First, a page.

All That Unexpectedly Disturbing Imagery Hidden In Disney Movies

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Disney films have become almost synonymous with childhood memories. Thanks to their storytelling genius, they’re movies people love to rewatch – even after outgrowing them. However, the more you re-watch them, the more you start noticing certain weird aspects of these beloved Disney classics.

Sometimes you’ll even pause and rewind to see whatever the hell that was again, just to make sure you’re not imagining things. And boom – there it is – something that reminds you of World War II or a visual image that is unabashedly racist. Your favorite classics are peppered with dark Disney imagery that was passed unnoticed by you in childhood, but have since come back to haunt your dreams.

At any rate, those loaded details were the sign of the times. There’s a lot that ranges from creepy to sexual to straight-up mind-boggling by today’s standards. Ranker took the time to compile these, and they’re kinkier than you would have expected from a family-friendly animated classic. Other times these disturbing Disney images may evoke some connotations of dictatorships or religious hellscapes. Take a look at the images below and see just how creepy they can get – and how much, or little – we’ve changed.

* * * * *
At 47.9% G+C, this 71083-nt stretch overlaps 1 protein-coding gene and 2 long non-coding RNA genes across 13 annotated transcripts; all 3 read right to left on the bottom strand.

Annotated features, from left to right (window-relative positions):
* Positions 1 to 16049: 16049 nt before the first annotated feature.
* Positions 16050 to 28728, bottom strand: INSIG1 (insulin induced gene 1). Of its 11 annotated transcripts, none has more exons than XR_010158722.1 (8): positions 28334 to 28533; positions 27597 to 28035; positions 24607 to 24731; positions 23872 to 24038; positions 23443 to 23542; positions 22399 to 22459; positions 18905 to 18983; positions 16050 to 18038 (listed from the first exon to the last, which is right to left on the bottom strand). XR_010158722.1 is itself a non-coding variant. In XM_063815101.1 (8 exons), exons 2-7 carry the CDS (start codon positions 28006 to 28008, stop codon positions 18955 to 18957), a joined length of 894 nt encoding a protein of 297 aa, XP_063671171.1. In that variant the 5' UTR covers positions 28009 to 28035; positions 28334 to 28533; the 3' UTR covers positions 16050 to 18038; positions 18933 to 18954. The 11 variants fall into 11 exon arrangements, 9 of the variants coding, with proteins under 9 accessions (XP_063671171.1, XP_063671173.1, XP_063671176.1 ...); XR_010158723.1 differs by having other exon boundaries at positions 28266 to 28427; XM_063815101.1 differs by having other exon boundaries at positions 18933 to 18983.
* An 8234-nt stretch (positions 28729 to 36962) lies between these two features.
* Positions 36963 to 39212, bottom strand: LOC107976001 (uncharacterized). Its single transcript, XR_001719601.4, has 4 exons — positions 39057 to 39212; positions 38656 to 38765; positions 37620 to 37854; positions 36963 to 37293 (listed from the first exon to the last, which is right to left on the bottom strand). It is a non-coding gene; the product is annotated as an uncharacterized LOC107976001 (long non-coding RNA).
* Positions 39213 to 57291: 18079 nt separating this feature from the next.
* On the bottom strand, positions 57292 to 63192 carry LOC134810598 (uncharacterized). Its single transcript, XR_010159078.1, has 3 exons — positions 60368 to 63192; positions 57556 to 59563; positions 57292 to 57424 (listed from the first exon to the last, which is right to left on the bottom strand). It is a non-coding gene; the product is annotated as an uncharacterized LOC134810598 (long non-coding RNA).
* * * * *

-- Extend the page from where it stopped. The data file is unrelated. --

1. Pinocchio’s scary donkey transformation is a reference to child trafficking

Disney

It all starts when our puppet protagonist and some other young boys get lured to “Pleasure Island,” where they’re free to drink, smoke cigars, and play pool. But things get dark really quickly. Each of these badly behaving boys suddenly sprouts donkey ears and endures a horrifying, Cronenberg-esque donkey-transformation. Then – they’re sold off as slaves to go work in the salt mines.

Remember when I mentioned Disney’s storytelling genius above? This is a perfect example. Pinocchio manages to fit the topics of child abduction, slave trafficking, and even creepy loss-of-childhood-innocence metaphors all into one horrifying sequence… That surely left a lot of kids traumatized.

Initial Release: 1940

Directed by: Wilfred Jackson, T. Hee, Bill Roberts, Hamilton Luske, Ben Sharpsteen, + more

Genres (Film): Fantasy, Animation, Music, Musical Drama, Musical, + more

2. Donald Duck reads “Mein Kampf”

Source: MegaSmash17

But Disney didn’t just make movies for entertainment – his talents were sought and needed elsewhere. Like the government. For example, this particular image comes from a 1943 anti-Nazi propaganda film called Der Fuehrer’s Face. It depicted Donald Duck in the midst of a nightmare where he slaves away in a factory in Nazi Germany. Of course, it’s all a dream and Donald wakes up back in the United States, thankful to be in good old America.

Initial Release: 1943

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